In what has proven to be a frightening development to many, it now seems that it may be even easier for people to get their hands on guns without background checks, identification, or licenses. All you need is a computer, an internet hookup, and access to a 3D printer. It might sound like the stuff of science fiction, but thanks to at least one group of people who have all three, it appears to be entirely doable.
One such group is Defense Distributed, an online, open-source, non-profit organization that seeks to create a “Wiki weapon” – i.e. a weapon downloaded and printed with 3D technology. The group recently claimed to have downloaded the specs for a weapon from the internet, inputted them into a 3D printer, assembled the resulting plastic pieces, and then used it as one would a regular gun.
According to Cody Wilson, a University of Texas law student and the “Wiki Weapons” project leader, the group last month test fired a semiautomatic AR-15 rifle which was built with parts created on a 3-D printer. The gun was fired six times before it broke. Though no independent observers were on hand to verify the test, but a short video was posted to Youtube to back up the claim.
Naturally, the news has a number of people nervous, not the least of which are gun control advocates. Not only is an AR-15 an automatic weapon that was used in last week’s Connecticut School Massacre, the technology could also give countless people the ability to generate deadly guns in a way that remains unregulated and unmonitored. With gun control already at the top of the US government’s agenda, this news is expected to influence the debate.
What’s more, the fact that the issue of gun control has been gaining so much momentum in the last week could be seen as a likely influence for the group’s efforts. Wilson, who apparently expressed concern over the recent shootings, is motivated by his belief in the Second Amendment. In the end, he claims, free access to firearms is far more important than a single terrible tragedy, which he also characterized as an inevitable result of having the right to bear arms.What’s more, his group made it clear that though they discussed stopping in the light of the recent tragedy, they have no intention of stopping, believing their work to be “too important to stop.”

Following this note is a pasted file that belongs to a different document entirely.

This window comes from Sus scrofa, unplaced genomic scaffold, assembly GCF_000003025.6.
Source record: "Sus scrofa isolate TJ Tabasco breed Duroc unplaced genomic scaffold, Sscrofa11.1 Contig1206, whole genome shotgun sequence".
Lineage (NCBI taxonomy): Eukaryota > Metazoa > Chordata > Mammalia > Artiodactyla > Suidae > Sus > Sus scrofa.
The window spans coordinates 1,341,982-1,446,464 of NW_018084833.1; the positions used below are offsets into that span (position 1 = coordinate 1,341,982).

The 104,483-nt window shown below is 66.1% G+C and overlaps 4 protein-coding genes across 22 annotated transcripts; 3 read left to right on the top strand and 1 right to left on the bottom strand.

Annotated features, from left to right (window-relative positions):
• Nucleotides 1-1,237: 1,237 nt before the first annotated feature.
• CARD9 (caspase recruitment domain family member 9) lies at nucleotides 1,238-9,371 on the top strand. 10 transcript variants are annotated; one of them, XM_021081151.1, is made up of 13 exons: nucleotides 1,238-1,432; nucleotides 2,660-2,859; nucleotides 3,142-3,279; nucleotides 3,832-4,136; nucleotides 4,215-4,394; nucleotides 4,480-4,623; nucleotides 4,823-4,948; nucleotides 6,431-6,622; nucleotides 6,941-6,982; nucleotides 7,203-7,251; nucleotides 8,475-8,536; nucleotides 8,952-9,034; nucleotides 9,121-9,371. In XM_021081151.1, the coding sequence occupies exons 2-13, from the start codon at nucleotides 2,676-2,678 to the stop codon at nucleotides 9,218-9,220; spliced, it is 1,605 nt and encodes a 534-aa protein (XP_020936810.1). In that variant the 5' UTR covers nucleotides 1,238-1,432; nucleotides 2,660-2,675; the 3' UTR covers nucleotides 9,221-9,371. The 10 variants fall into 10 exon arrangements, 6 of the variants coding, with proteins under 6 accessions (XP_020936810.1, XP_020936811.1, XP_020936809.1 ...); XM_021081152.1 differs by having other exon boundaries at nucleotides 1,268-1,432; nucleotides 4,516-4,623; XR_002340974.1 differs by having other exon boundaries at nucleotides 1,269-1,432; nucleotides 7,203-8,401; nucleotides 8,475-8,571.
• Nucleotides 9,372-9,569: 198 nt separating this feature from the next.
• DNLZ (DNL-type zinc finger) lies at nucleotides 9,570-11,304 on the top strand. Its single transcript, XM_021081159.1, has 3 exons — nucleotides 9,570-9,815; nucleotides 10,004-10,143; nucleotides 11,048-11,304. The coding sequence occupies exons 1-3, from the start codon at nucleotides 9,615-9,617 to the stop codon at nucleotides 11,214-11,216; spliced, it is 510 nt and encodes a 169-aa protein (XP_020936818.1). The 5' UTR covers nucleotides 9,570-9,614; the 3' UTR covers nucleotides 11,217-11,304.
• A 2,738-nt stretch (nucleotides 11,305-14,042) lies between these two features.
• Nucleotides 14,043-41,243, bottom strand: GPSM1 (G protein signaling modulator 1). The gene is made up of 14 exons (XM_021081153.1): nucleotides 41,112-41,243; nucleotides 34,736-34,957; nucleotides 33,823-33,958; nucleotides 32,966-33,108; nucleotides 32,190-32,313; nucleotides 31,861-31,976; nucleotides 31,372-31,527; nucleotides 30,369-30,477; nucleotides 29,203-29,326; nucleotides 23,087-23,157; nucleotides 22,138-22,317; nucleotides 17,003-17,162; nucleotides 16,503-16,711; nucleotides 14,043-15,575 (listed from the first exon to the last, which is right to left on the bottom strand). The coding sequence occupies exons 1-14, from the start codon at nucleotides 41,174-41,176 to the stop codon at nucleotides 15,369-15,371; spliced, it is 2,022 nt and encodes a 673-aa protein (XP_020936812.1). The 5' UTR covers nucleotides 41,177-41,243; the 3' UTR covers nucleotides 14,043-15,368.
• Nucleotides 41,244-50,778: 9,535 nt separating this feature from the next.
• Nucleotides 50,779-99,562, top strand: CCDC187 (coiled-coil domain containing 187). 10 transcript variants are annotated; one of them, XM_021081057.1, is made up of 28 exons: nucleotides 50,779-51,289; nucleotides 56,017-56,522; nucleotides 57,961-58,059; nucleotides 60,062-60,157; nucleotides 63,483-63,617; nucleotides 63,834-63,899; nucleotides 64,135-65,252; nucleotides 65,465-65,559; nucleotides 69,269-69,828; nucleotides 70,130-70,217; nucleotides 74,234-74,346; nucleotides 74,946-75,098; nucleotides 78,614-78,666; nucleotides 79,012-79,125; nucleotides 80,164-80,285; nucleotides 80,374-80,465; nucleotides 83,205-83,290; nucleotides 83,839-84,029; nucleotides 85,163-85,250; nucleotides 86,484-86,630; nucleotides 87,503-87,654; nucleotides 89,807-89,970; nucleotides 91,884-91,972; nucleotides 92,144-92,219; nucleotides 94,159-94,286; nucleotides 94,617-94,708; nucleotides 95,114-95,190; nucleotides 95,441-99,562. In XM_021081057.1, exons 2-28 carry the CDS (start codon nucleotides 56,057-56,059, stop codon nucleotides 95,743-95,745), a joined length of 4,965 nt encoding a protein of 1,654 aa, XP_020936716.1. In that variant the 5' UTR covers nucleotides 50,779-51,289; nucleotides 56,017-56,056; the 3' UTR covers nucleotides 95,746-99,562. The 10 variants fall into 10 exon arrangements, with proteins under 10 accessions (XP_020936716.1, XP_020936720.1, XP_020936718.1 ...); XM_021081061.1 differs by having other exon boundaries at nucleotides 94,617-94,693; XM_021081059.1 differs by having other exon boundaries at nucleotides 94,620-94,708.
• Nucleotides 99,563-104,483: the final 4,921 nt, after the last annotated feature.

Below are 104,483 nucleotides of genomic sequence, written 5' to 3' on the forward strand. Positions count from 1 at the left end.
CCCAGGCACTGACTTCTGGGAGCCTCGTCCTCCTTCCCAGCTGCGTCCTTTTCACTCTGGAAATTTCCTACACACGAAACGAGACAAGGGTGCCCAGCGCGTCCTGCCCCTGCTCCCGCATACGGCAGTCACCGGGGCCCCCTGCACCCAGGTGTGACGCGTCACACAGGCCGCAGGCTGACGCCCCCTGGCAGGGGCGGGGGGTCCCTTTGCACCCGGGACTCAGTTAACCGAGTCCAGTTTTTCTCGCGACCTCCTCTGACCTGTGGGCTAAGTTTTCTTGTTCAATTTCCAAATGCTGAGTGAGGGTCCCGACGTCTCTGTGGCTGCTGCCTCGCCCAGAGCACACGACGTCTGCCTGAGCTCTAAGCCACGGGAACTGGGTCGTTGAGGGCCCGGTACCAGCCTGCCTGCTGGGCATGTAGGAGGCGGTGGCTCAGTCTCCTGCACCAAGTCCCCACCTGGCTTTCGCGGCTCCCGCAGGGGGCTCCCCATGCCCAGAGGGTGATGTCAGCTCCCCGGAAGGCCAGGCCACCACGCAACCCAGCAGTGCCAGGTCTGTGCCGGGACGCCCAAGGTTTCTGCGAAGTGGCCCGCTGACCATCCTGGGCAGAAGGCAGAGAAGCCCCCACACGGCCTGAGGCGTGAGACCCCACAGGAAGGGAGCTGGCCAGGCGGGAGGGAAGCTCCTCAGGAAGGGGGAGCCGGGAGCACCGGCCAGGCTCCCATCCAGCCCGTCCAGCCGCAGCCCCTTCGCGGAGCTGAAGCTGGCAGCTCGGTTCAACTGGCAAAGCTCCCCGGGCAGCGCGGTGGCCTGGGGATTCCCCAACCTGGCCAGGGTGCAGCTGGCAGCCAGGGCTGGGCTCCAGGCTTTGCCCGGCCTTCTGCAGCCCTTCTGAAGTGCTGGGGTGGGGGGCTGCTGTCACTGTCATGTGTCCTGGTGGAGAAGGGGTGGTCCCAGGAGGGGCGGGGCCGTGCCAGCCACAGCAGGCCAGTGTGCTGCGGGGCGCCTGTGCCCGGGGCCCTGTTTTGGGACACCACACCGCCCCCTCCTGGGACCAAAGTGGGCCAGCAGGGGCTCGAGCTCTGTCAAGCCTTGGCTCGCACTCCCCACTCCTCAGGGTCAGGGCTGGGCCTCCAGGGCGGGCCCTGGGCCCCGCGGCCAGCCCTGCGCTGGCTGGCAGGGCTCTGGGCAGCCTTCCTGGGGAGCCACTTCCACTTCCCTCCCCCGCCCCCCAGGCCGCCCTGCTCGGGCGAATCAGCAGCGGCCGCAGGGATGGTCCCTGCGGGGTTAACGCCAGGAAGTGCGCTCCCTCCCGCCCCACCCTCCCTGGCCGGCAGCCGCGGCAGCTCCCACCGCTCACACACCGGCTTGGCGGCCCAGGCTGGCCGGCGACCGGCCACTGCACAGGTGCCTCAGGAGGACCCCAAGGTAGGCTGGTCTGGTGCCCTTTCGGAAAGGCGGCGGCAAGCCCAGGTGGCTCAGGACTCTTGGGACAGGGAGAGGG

I imagine they would feel differently if they had children that were amongst the victims.
So I put the question to others, is this a development which holds frighten the general citizenry? Are tougher gun control laws, should Congress approve them, coming at a time when they are in danger of becoming obsolete? And if so, what’s to be done about it?
Personally, I am quite worried. For some time I have been extolling the virtues of new media, the internet, and the freedom it engenders, specifically in terms of information. When it came to 3D printing and other revolutionary fabrication processes, I figured the potential for good outweighed the potential for harm. But at Wilson and his compatriots at Defense Distributed may have demonstrated, bad people, or simply misguided people, can use it for entirely harmful purposes!